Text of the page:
Last week’s edition of Newsweek featured an article titled “The Next Industrial Revolution.” The piece contained an interview with five executives: Ian Chesire, CEO of Kingfisher; Noel Morrin, VP for sustainability and green construction at Skanska; James Smith, chairman of Shell U.K.; Reinoldo Poernbacher, CEO of Klabin S.A; and Jeffrey Swartz, CEO of Timberland. Speaking about retrofitting houses, James Smith said, “There is a set of technologies that can actually solve our problem.” That is true for many problems humanity is facing today, including climate change.
As Smith put it, “What we have got to be now is economically viable so that industry can get them out of the laboratory and operating on an industrial scale, and that means putting a price on carbon and getting the carbon market working.” One idea mentioned in a Los Angeles Times 2008 article for putting products in the hands of consumers is to lease machines. The article cites car sharing as an example. The article also mentions “dematerializing economic activity” something that is needed, and uses Netflix offering online movies as an example of this.
New way of designing industrial production
In 1998 The Atlantic ran an article titled, “The Next Industrial Revolution” which said there needs to be a “new way of designing industrial production.” Products and materials that are manufactured “must after each useful life provide nourishment for something new.” William McDonough and Braugert, founders of the firm, McDonough Braungert Design Chemistry, call it “cradle to cradle,” which is also the title of the book they co-authored.
The Atlantic article stated that industrial product must respect the regional, cultural, and material diversity of an area. It needs to use waste and emissions to “regenerate rather than deplete” and design must be “flexible, to allow for changes in the needs of people and communities.” It also needs to use renewable energy.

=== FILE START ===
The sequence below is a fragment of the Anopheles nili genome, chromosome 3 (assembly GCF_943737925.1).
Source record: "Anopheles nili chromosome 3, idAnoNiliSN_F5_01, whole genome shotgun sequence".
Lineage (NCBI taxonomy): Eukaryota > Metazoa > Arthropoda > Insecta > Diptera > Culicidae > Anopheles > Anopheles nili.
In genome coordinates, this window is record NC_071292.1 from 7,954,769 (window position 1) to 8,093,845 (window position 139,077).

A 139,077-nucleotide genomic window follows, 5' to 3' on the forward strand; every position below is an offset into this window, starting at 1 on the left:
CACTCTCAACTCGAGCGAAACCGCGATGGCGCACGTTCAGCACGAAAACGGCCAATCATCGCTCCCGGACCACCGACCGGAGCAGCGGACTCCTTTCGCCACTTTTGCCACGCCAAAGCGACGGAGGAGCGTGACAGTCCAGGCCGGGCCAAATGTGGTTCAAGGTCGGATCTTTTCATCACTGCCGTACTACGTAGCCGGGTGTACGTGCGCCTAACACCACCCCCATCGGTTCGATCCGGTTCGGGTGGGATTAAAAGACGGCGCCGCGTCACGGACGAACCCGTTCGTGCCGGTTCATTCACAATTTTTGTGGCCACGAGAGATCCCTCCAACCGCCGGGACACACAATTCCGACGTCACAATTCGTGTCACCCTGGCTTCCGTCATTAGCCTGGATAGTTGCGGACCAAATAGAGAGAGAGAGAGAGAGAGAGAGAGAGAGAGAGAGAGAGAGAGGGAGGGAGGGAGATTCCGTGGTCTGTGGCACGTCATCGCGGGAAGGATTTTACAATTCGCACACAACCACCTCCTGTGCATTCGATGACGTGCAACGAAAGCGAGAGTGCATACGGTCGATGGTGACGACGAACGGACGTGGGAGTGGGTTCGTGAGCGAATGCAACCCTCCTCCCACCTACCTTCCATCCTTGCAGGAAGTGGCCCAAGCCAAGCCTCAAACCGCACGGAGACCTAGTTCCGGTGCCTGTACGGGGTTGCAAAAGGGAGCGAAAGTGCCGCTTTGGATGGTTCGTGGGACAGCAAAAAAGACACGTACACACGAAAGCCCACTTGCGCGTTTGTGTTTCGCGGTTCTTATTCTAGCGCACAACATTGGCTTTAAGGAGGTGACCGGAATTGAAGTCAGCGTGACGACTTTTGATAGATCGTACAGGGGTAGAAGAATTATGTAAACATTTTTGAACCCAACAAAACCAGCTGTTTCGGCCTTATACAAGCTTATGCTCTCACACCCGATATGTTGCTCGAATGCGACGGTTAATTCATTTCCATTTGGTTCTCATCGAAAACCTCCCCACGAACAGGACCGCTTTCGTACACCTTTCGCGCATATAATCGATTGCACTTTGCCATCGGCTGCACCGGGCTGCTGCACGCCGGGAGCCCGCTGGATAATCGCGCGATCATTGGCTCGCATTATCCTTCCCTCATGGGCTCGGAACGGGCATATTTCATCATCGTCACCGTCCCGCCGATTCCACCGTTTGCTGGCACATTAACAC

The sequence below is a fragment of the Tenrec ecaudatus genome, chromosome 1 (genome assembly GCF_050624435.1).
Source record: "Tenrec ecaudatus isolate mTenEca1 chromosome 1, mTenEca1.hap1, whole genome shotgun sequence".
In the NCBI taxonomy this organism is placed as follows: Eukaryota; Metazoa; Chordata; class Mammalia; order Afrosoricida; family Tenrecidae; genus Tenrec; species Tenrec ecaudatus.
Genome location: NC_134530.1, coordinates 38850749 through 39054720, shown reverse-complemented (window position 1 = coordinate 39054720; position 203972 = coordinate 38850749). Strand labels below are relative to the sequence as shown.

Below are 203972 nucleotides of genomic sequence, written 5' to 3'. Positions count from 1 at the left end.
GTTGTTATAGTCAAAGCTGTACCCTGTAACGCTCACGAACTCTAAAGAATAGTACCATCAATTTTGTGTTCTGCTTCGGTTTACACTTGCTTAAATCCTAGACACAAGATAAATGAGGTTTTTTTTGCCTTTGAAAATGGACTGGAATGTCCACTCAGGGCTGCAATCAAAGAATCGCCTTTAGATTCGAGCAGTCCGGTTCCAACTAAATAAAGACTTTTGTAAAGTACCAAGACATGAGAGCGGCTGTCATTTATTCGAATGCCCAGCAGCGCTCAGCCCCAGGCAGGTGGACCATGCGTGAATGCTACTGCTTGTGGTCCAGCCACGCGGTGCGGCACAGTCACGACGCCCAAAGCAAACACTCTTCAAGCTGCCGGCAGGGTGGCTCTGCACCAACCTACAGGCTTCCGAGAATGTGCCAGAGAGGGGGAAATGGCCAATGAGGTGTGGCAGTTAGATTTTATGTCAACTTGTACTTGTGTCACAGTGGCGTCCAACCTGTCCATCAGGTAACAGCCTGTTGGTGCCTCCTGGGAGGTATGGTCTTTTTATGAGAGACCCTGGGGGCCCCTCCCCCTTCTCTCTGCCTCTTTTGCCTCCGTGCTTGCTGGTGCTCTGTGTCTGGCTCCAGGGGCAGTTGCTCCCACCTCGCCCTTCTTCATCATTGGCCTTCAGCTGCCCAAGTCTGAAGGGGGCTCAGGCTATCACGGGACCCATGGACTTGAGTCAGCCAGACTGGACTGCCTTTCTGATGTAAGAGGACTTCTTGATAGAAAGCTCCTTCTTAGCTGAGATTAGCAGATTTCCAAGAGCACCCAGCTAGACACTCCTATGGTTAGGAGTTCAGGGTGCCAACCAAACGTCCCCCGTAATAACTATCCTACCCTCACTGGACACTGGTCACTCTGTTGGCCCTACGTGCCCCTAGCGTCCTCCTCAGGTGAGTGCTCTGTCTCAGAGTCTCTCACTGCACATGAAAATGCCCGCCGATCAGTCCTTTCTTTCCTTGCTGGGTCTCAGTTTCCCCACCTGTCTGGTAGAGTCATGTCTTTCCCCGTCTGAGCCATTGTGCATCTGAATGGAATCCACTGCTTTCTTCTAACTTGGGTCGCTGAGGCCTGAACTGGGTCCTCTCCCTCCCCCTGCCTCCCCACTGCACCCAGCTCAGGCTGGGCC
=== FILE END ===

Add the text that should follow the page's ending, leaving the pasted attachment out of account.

According to the Atlantic article, the next industrial revolution must design an industrial system that:
- Introduces no hazardous materials into the air, water, or soil
- Measures prosperity by how much natural capital we can accrue in productive ways
- Measures productivity by how many people are gainfully and meaningfully employed
- Measures progress by how many buildings have no smokestacks or dangerous effluents
- Does not require regulations whose purpose is to stop us from killing ourselves too quickly
- Produces nothing that will require future generations to maintain vigilance
- Celebrates the abundance of biological and cultural diversity and solar income
Low carbon revolution
“The low carbon revolution is next,” states an article by Lars G. Josefsson, president and CEO of Vattenfall; Jamshyd N. Godrej, chairman of Godrej & Boyce Mfg. Co. Lt; Peter A. Darbee, chairman of the Board, CEO and president of PG&E; and Steve Holliday, CEO of National Grid. The article points out that new businesses are emerging worldwide which focus on “low-carbon solutions to energy generation and use, from light bulbs to transport, but they are still at the pioneering stage.”
Nicholas Stern states in a New Scientist article that a “rapid dissemination and use of low-carbon technologies” is needed. In order for low carbon technologies to be disseminated rapidly, the right polices must be in place and measures taken that “remove barriers and provide incentives for technological development.” Breakthrough technologies need to be created that will lead to major emissions cuts beyond 2030. Carbon markets and energy efficiency standards are also needed, along with support for the development of technologies like second generation biofuels.